State of Hawaii Archives: on Jobs

David Ige: Make Hawaii farms more sustainable; above 15% level now

We need to support agriculture and help our local farmers dramatically increase the amount of food we grow locally. Hawaii grows about 10% to 15% of the total foods residents consume. If we are to become a sustainable society, we must increase those numbers.

The cost of importing foods adds up to more than $3 billion leaving the state annually. If we replace just 10% of imports with locally grown food, it would generate $188 million in total sales, $94 million for farmers, $47 million in wages, $6 million in new taxes and 2,300 jobs.

To do that, we need to preserve farm lands, develop agricultural parks, combat invasive species, and reassess the areas that determine whether a local farmer can survive.

We will be meeting with farmers from each island to hear what they need to make Hawaii more self-sufficient. In the meantime, we are adding $5 million to the agriculture loan program and expanding use of the fund to include biosecurity and food safety needs.

Source: State of the State address to 2015 Hawaii Legislature Jan 26, 2015

Mark Takai: Equal pay for equal work for men and women

Throughout my twenty years of service in the State Legislature, I've stood up for our workers without exception. I have and always will oppose legislation designed to break unions. I will be a champion in Congress for workers and fight to make it easier to organize.

I believe there are many businesses that on their own do right by their employees in terms of pay and benefits. But too many employers continue to reject the idea of progressive workplace values--where men and women workers are treated equally, with dignity and respect. It's in these workplaces where unions play a critical role in fighting to ensure fairness, equal pay for equal work, strong workplace safety standards and reasonable job protections.

Source: 2014 Hawaii House campaign website, Nov 4, 2014

Neil Abercrombie: Put money back into state Employer-Union Trust Fund

Q: Are you satisfied with the current plans to pay for the state's unfunded liabilities?

IGE: Last year Hawaii became the first state in the country to enact a plan for handling unfunded liabilities for the State Employer Union Health Benefits Trust Fund.

ABERCROMBIE: The Employer-Union Trust Fund (EUTF) has never been prefunded until my administration came into office. With our financial turnaround of the state's finances, we've started to put money back into the EUTF to address its unfunded liabilities. Working with the Legislature, we passed Act 268 in 2013 to statutorily establish an annual required contribution. Hawaii was one of the first states to really address the unfunded liability for Other Post-Employment Benefits (OPEB).

Source: Honolulu Civil Beat Q&A on 2014 Hawaii gubernatorial race Jul 23, 2014

Neil Abercrombie: 2-year agreement with Legislature to raise the minimum wage

Q: Hawaii's cost of living is the highest in the country by many indicators. What can really be done to make things like housing, food and transportation less expensive?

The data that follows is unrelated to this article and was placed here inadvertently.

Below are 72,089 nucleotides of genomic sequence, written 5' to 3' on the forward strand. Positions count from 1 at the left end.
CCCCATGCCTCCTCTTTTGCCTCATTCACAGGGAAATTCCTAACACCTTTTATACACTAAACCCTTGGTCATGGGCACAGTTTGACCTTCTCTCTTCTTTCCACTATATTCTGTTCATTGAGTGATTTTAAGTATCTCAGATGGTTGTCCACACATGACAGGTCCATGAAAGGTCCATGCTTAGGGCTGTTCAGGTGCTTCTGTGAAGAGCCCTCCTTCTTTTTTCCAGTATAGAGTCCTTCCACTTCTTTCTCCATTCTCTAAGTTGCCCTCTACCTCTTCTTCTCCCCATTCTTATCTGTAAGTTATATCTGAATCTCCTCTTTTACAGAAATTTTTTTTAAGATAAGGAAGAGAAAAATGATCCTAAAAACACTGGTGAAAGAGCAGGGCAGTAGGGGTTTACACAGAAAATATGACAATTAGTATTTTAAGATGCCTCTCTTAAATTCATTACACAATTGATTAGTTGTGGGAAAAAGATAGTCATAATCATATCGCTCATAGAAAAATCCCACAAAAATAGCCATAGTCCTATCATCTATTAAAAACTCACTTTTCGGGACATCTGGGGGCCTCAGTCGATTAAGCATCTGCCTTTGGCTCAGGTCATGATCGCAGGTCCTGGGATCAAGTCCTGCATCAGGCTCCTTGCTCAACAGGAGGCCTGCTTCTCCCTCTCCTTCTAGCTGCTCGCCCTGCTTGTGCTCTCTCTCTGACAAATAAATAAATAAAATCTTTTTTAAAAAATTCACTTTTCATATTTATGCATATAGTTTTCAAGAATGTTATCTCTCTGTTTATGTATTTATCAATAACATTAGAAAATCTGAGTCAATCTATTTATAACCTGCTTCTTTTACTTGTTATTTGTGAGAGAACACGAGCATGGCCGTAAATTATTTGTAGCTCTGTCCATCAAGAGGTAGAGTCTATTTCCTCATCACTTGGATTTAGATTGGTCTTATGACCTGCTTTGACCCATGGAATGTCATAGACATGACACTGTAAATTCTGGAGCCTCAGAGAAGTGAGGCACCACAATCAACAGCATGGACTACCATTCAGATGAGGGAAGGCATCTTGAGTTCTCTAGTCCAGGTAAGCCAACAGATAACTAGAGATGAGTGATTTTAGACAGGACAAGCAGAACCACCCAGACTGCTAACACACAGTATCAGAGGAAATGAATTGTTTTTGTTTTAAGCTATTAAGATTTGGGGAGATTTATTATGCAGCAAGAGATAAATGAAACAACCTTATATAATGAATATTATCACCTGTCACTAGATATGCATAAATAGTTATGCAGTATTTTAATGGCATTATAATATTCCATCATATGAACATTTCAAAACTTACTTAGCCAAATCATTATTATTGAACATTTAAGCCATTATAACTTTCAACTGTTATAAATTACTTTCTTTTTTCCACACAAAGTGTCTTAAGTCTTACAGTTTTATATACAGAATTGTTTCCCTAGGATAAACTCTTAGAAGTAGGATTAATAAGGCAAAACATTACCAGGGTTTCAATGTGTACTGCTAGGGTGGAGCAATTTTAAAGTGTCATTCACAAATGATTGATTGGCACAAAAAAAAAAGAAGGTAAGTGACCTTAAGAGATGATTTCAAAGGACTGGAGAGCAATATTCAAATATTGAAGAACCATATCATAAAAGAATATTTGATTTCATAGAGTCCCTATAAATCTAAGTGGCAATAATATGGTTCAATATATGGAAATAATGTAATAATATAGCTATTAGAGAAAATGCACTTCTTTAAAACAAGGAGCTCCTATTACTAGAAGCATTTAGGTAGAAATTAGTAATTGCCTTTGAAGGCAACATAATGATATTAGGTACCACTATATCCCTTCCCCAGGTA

ABERCROMBIE: We must acknowledge that living in the middle of the Pacific comes at a cost. After two years of lobbying the Legislature, I am pleased that we have finally come to an agreement to raise the minimum wage. Raising the purchasing power of our residents through higher incomes not only benefits our citizens directly, it also helps to stimulate our economy.

IGE: We must build homes that Hawaii's working families can afford--not luxury condominiums for out-of-state speculators. With average new home prices approaching $700,000, there needs to be leadership to increase the supply of housing at all price points while protecting Hawaii's natural beauty. The construction of the Honolulu rail system provides the opportunity for Transit Oriented Development incorporating housing along its 21-mile route.

Source: Honolulu Civil Beat Q&A on 2014 Hawaii gubernatorial race Jul 23, 2014

Linda Lingle: OpEd:Did nothing to save jobs when Aloha Airlines went under

And as the hour flew by, the attacks kept coming. "Who can forget Furlough Fridays on her watch or the Superferry fiasco? Or the fact that 2,000 jobs were lost when Aloha Airlines went under--direct jobs--while [Lingle] sat on her hands," said Hirono.

"It's just too risky to send my opponent to the Senate. [Hirono]'s not a strong leader, has no history of getting things done and doesn't work well with others," said Lingle.

Source: KITV coverage of 2012 Hawaii Senate debate Oct 17, 2012

Benjamin Cayetano: Increase the minimum wage

Last year, I asked you to increase the minimum wage. Our bill was bottled up in committee and died. I will again submit a new bill and ask you to support it. An increase will uplift the lives of more than 16,000 of Hawaiiís workers. If we want more people to get off welfare and back into the workforce letís make sure they get paid a decent wage, and letís do it now.
Source: 2001 State of the State address to Hawaii Legislature Jan 22, 2001

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